Mismanagement at the New York Times

The New York Times Company (NYT) is not only reporting the news to make the news. On the previous year’s shareholders, shareholders held back 28% of their votes for the four directors elected by the holders of the company’s ordinary shares. Nine other directors are elected by Class B shareholders, who effectively control the company to a group that owns less than 1% economic interest in the business.

Most of the major newspaper companies did not do a good job of earning the best returns for their shareholders. Some of these companies have exaggerated acquisitions. The New York Times Company illustrates the danger of adding to the empire you dilute the crown jewels.

In 1993, the company bought The Boston Globe. Unfortunately, this is exactly the type of paper that will be injured by online news sources. Second-tier metropolitan days are not in a strong position, as they try to do all things to all people.

A newspaper can thrive by dominating a particular niche. The niche can be geographical or topical. Community newspapers can thrive because they have no real competition yet. The news they report is unique. It is very important for a very small group of people.

A company that owns bunches of these newspapers in rich suburbs will do well. Through reporting on local schools, sports and events, these publications have singled out all other news sources. They have a mini monopoly both on the news they provide and on the ads they run.

There are places in states such as New York, New Jersey, Connecticut and Pennsylvania, where advertisers benefit from specific communities, as the demographics of the next village are not as attractive. Many of these have to do with public schools. I don’t see the system change soon. So, I think these properties will perform much better than metropolitan newspapers.

The New York Times Company has one big asset its brand name. The New York Times and The Wall Street Journal each have a very valuable national brand. People across the country were exposed to other media sales. The value is not really in the size of the circulation. If you think of the whole country as their potential market, their circulation is small (the news business is very fragmented).

A few years ago it would have been to think of the whole country as a potential market for these publications. But I don’t think that’s the case today. These papers can earn a lot of money online. Of course, they need to find out how to earn money online.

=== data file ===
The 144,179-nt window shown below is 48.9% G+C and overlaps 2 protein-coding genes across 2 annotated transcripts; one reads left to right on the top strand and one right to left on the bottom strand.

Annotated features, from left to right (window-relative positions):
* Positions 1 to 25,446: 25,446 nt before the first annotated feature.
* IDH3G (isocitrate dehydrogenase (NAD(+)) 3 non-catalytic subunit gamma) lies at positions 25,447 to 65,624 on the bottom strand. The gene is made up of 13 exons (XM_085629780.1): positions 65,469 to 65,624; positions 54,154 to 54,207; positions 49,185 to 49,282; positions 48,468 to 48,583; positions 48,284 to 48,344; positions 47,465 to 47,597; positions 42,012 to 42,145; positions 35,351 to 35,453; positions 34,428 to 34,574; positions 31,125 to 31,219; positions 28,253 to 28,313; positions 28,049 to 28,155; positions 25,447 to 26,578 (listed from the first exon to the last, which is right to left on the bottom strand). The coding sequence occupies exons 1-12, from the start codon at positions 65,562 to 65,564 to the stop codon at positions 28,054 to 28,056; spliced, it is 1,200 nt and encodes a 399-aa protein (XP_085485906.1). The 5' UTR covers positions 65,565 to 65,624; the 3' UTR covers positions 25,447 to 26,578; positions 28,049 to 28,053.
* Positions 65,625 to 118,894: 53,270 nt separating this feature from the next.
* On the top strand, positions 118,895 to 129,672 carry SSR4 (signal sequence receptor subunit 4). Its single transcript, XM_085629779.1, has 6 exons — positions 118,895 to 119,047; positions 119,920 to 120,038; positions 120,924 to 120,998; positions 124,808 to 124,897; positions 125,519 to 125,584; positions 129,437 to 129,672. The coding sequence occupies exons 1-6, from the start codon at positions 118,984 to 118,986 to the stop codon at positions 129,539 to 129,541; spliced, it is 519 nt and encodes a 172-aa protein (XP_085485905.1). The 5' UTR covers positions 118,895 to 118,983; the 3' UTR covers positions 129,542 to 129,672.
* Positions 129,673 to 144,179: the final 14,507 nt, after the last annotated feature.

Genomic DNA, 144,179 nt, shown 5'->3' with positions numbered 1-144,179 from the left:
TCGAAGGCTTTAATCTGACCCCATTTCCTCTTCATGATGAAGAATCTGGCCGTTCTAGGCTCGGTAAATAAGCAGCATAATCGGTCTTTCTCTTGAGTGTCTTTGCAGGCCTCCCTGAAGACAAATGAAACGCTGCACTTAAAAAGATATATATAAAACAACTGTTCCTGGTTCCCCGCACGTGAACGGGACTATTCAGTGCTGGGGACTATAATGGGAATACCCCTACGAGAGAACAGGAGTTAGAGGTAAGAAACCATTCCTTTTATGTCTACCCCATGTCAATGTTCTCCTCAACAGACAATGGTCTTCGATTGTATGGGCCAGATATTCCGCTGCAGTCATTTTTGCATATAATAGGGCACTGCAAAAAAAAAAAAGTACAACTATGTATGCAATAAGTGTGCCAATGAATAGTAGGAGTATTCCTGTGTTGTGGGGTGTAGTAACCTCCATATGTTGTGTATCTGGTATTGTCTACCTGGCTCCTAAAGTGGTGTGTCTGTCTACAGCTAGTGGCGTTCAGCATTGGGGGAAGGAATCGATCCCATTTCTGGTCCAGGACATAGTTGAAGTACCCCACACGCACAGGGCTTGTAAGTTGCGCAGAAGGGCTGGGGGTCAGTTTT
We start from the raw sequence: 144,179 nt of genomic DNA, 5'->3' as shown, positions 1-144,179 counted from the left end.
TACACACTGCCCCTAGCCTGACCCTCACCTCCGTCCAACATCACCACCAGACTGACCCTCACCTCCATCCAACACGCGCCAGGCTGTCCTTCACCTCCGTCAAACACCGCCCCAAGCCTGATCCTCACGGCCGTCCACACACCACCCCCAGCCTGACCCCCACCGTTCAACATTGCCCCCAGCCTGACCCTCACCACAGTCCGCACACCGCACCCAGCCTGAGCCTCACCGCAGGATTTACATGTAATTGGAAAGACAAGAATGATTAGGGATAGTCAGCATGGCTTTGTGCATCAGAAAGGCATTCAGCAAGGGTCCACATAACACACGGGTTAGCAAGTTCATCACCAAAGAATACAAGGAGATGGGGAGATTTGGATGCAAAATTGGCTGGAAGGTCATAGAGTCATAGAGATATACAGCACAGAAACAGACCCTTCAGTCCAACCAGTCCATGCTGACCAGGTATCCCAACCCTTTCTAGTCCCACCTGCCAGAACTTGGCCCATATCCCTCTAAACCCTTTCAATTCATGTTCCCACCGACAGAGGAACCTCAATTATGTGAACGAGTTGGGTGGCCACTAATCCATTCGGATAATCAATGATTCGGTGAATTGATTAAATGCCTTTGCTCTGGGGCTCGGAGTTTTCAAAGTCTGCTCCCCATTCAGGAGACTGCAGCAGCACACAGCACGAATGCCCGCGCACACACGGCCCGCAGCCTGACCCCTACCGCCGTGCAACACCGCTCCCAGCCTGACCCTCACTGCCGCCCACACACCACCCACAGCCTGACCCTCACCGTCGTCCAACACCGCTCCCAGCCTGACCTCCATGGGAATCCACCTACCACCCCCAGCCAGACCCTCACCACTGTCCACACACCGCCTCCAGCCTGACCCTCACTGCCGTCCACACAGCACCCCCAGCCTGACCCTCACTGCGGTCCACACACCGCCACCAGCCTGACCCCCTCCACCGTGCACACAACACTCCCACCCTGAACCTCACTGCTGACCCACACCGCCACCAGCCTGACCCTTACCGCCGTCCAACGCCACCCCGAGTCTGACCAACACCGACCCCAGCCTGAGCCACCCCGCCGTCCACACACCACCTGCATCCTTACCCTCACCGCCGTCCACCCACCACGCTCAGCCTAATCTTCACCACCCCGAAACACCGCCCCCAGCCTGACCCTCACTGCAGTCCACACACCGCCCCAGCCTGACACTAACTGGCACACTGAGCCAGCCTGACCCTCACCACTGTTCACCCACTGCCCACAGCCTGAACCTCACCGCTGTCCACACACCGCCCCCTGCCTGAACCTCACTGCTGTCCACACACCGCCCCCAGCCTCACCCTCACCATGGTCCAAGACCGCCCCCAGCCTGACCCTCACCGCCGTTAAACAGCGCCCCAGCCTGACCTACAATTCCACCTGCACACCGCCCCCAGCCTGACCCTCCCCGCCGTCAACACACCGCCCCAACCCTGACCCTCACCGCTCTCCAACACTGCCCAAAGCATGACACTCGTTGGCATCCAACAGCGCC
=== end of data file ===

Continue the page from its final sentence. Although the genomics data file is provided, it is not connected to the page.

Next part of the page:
Long-term, I don’t like the idea of ​​expensive online subscriptions. It now seems a good idea, but it can limit future advertising revenue. Being a dominant online news destination will be extremely profitable. Unfortunately, no one will collect more than a small slice of the online news market by downloading lots of money for their content.

It’s not just a matter of people who don’t want to pay. It is also a matter of exclusivity. The less exclusive an online news source is the more often it will be quoted. People who do not visit your site are much less likely to refer to it. Just as important, no writer wants to exclude any part of his own reader. So, many writers simply won’t call a subscription service.

Some online authors do referral subscription services. To know how strong people react to being excluded, I think authors calling paid services are absolutely not. Even if it is not acknowledged, readers will enjoy your site less if it indicates something they can’t have.

Both The New York Times Company and Dow Jones (DJ) went on the road to buying an established online destination. I’m always skeptical about these kinds of acquisitions. These businesses had to go online, but they had to do it in their own way. The acquisitions are likely to work out better than I thought. But I still think the real value is in the brand.

Is the New York Times Company Cheap? His closeness. If you agree with me about the potential for a true national newsmarket, the stock looks cheap. Otherwise, it seems to be reasonably priced.

Newspapers have been beaten recently, but they have been so much loved to start with the fact that they are delivering on the market the yield, no matter how good they are. It’s happening in other businesses. You can withdraw more cash from a dying business than the stock sold. This is not the case here. The stock is currently priced as if it were a continuing (though mature) business.

If the New York Times is really a dying business, it’s not worth the current price. But if there is real value in the brand, it’s a bargain now.

I am not confident in the decision making at this company, because I’ve seen how capital has not been allocated in the past. Many of these questionable investments were small relative to the value of the core franchise. But it doesn’t excuse the lack of focus and the lack of a true owner-oriented culture.

The favorable economy inherent in the business is also no excuse. There are many profitable companies out there that are almost as profitable as they can be. For example, Campbell Sop (CPB) consistently earns good return on capital; but I have seen no evidence that the proceeds were the result of skilled capital allocation. I think the same is true in the New York Times Company. A large franchise helps cover less than optimal use of capital and Times management benefited from obtaining a good franchise.

If I was confident about the way this company will be managed and how capital will be allocated, Id is now buying. There is real value and real opportunity in this franchise. But, I’m not sure it’s the will to do what needs to be done.